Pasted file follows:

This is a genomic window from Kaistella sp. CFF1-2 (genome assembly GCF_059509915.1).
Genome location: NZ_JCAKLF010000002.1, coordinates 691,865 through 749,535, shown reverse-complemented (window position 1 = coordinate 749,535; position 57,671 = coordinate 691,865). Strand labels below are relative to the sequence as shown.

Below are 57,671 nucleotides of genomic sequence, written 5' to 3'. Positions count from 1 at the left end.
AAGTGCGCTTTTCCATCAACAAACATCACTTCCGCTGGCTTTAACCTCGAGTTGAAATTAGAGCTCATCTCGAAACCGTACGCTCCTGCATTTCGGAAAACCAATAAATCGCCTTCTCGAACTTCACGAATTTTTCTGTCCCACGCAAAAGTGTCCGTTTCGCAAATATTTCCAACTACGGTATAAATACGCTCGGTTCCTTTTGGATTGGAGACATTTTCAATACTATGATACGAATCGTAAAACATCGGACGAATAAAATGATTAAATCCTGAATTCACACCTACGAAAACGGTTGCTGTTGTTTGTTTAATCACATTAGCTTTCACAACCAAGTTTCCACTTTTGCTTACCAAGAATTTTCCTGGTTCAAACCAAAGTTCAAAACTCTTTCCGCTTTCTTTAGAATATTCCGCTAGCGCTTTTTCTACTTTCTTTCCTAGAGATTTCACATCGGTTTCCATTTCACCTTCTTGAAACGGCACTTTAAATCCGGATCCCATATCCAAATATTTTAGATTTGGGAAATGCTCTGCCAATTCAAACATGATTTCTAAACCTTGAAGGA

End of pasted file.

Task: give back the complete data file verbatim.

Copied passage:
This is a genomic window from Kaistella sp. CFF1-2 (genome assembly GCF_059509915.1).
Genome location: NZ_JCAKLF010000002.1, coordinates 691,865 through 749,535, shown reverse-complemented (window position 1 = coordinate 749,535; position 57,671 = coordinate 691,865). Strand labels below are relative to the sequence as shown.

Below are 57,671 nucleotides of genomic sequence, written 5' to 3'. Positions count from 1 at the left end.
AAGTGCGCTTTTCCATCAACAAACATCACTTCCGCTGGCTTTAACCTCGAGTTGAAATTAGAGCTCATCTCGAAACCGTACGCTCCTGCATTTCGGAAAACCAATAAATCGCCTTCTCGAACTTCACGAATTTTTCTGTCCCACGCAAAAGTGTCCGTTTCGCAAATATTTCCAACTACGGTATAAATACGCTCGGTTCCTTTTGGATTGGAGACATTTTCAATACTATGATACGAATCGTAAAACATCGGACGAATAAAATGATTAAATCCTGAATTCACACCTACGAAAACGGTTGCTGTTGTTTGTTTAATCACATTAGCTTTCACAACCAAGTTTCCACTTTTGCTTACCAAGAATTTTCCTGGTTCAAACCAAAGTTCAAAACTCTTTCCGCTTTCTTTAGAATATTCCGCTAGCGCTTTTTCTACTTTCTTTCCTAGAGATTTCACATCGGTTTCCATTTCACCTTCTTGAAACGGCACTTTAAATCCGGATCCCATATCCAAATATTTTAGATTTGGGAAATGCTCTGCCAATTCAAACATGATTTCTAAACCTTGAAGGA